The _swap() function

Under the hood, all publicly facing functions with the name swap in the name call the _swap internal function shown below.

Recall that the function signature for the core swap function specifies the amountOut for both tokens and the amountIn is implied by the amount that was transferred in before the function was called.

uniswap v2 router internal swap function


Remember the safety checks for adding liquidity? Specifically, we want to make sure we deposit the two tokens at exactly the same ratio as what the pair currently has, otherwise the amount of LP tokens we mint is the worse of the two ratios between what we provide and what the pair balances are. However, the ratio could change between when the liquidity provider attempts to add liquidity and when the transaction is confirmed.

To guard against this, a liquidity provider must provide (as a parameter), the minimum balance they are seeking to deposit for token0 and token1 (UniswapV2 calls those amountAMin and amountBMin). Then they transfer in an amount higher than those minimums (UnsiwapV2 calls those amountADesired and amountBDesired). If the pair ratio has shifted in such a way that the minimums are no longer respected, then the transaction reverts.

_addLiquidity will take amountADesired and calculate the correct amount of tokenB that will respect the ratio. If this is amount is higher than amountBDesired (the amount of B the liquidity provider sent), then it will start with amountBDesired and calculate the optimal amount of B. The logic is show below. Note that adding liquidity may create a new pair contract if it doesn’t already exist.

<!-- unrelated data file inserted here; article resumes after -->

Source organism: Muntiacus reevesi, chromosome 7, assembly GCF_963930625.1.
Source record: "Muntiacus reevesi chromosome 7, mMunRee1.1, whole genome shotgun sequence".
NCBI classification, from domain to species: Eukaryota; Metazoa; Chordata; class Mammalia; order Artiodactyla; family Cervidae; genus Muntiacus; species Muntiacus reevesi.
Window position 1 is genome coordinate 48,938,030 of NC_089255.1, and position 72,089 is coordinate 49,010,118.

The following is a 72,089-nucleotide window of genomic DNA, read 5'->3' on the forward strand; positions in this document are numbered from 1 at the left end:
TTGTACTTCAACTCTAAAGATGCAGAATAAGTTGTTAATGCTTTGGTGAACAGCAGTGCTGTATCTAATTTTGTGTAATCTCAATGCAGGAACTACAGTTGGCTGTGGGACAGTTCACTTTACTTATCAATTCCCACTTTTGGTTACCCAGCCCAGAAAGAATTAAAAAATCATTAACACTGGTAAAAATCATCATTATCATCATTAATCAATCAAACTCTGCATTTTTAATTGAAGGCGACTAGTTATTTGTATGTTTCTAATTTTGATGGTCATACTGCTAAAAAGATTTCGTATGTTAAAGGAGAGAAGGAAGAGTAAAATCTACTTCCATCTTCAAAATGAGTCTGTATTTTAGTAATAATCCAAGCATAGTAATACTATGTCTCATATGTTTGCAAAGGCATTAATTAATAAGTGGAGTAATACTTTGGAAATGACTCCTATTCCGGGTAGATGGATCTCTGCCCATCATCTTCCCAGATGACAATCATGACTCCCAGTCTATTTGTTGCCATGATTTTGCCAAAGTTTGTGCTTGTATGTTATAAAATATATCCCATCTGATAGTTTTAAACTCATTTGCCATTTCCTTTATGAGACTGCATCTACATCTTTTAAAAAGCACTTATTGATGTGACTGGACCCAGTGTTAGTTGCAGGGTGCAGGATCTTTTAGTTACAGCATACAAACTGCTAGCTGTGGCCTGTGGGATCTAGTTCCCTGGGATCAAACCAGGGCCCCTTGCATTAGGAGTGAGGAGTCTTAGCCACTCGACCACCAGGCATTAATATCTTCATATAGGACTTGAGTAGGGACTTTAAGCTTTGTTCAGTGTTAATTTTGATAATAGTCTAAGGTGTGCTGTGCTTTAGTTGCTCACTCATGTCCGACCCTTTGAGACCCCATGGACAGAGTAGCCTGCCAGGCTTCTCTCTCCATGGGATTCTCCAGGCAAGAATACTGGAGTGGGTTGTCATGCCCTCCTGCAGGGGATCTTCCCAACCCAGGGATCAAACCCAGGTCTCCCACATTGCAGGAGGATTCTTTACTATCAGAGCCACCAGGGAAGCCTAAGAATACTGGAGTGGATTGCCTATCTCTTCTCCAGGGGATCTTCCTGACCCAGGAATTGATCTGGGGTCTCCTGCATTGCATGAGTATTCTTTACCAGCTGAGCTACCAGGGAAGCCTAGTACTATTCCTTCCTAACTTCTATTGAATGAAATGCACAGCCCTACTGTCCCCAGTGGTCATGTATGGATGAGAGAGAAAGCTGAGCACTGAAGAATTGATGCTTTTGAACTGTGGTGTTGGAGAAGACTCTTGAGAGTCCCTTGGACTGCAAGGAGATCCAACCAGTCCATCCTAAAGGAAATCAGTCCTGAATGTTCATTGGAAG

uniswap v2 router add liquidity internal function

For example, suppose the current pair balance is 100 token0 and 300 token1. We want to add 20 and 60 token0 and token1 respectively, but the pair ratio might change. So we instead approve the router for 21 token0 and 63 token1 while saying the minimum we want to deposit is 20 and 60. If the ratio shifts such that the optimal amount of token0 to deposit is 19.9, then the transaction reverts.

Recall that we said quote should not be used as an oracle, and that is still true. However for the purposes of adding liquidity we are not interested in the average of previous prices but the current price (pool ratio) now because the liquidity provider must respect it.

addLiquidity(), and addLiquidityEth()

These functions should be self-explanatory. They first calculate the optimal ratio using _addLiquidity from above then transfer the assets to the pair, then call mint on the pair. The only difference is the addLiquidityEth function will wrap the Ether into ETH first.

uniswap add liquidity with eth and weth

Removing Liquidity

Remove liquidity calls burn but uses parameters amountAMin and amountBMin (red highlights) as safety checks to ensure that the liquidity provider gets back the amount of tokens they are expecting. If the ratio of tokens changes dramatically before the the liquidity tokens are burned, then the user burning the tokens won’t get back the amount of token A or B that they are expecting.

The function removeLiquidityEth calls removeLiquidity (green highlight) but sets the router as the recipient of the tokens. The regular ERC20 token is then transferred to the liquidity provider, and the WETH is unwrapped to ETH, then sent back to the liquidity provider.

uniswap v2 router remove liquidity

removeLiquidityWithPermit() and removeLiquidityETHWithPermit()